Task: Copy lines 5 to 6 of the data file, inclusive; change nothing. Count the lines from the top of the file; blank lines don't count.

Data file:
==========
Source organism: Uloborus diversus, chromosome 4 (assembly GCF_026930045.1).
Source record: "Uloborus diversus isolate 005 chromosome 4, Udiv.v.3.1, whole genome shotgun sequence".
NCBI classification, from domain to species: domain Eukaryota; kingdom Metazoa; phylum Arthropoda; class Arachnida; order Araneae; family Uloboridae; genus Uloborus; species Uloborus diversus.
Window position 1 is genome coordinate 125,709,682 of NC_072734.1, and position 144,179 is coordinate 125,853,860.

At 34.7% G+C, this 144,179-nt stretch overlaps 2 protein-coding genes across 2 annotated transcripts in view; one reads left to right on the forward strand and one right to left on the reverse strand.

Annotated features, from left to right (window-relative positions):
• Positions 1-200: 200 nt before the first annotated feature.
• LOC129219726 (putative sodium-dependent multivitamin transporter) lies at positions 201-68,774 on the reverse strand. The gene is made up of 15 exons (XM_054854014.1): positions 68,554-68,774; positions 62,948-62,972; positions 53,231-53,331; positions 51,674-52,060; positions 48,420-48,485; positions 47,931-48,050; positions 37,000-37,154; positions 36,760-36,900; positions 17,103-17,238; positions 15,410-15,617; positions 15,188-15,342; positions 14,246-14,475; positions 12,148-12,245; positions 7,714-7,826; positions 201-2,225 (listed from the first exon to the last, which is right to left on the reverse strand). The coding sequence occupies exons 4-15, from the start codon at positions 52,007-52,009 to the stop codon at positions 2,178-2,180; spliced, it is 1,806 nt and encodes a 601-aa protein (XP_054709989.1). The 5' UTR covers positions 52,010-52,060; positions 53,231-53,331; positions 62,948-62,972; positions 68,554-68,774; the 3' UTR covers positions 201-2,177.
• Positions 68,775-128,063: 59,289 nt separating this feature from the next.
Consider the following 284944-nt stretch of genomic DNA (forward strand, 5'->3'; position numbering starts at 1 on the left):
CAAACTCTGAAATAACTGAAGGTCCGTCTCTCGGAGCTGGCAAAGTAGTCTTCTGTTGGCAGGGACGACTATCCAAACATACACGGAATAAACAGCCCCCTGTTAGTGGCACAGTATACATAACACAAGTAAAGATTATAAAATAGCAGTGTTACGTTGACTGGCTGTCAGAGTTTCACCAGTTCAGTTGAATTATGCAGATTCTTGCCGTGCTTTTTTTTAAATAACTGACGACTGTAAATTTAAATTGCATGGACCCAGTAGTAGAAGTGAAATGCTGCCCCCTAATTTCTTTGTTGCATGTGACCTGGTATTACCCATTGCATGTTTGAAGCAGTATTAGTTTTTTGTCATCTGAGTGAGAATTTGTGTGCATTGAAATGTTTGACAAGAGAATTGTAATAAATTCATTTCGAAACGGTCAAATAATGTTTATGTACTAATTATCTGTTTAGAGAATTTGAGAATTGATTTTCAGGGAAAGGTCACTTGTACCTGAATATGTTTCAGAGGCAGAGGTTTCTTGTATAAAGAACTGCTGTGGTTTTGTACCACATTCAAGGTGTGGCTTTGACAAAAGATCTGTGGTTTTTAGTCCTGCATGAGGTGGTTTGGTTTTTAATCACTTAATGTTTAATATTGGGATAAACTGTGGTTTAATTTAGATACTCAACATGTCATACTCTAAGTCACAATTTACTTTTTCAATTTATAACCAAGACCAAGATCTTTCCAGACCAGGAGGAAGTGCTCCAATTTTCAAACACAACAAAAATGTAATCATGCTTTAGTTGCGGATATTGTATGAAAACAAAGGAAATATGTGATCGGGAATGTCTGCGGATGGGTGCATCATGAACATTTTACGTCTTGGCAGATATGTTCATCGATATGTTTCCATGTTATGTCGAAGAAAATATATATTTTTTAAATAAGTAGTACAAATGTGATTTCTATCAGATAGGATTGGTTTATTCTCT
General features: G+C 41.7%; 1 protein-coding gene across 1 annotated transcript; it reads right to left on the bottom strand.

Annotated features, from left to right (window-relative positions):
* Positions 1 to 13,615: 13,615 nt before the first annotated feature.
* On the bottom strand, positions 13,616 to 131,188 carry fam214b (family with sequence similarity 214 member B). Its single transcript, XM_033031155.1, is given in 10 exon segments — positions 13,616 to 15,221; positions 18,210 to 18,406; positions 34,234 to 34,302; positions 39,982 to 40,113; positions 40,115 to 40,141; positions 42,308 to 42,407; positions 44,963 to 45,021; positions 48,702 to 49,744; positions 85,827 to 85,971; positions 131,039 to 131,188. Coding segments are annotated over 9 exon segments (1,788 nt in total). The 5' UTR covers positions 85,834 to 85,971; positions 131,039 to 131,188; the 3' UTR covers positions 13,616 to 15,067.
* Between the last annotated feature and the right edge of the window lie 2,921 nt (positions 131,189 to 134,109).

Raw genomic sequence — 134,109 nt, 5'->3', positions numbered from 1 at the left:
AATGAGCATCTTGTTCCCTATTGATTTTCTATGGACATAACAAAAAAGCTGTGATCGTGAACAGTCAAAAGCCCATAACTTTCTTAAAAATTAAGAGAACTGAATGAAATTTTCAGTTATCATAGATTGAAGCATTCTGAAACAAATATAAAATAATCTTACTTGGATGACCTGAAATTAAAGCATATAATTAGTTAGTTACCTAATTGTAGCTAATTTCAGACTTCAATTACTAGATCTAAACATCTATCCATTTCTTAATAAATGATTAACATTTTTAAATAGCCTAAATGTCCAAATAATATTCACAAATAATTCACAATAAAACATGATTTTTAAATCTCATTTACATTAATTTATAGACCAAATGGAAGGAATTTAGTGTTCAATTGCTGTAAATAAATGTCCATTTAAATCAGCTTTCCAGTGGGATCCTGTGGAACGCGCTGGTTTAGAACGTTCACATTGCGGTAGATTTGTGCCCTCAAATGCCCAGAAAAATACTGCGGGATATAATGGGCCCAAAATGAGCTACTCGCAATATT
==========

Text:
At 34.7% G+C, this 144,179-nt stretch overlaps 2 protein-coding genes across 2 annotated transcripts in view; one reads left to right on the forward strand and one right to left on the reverse strand.

Annotated features, from left to right (window-relative positions):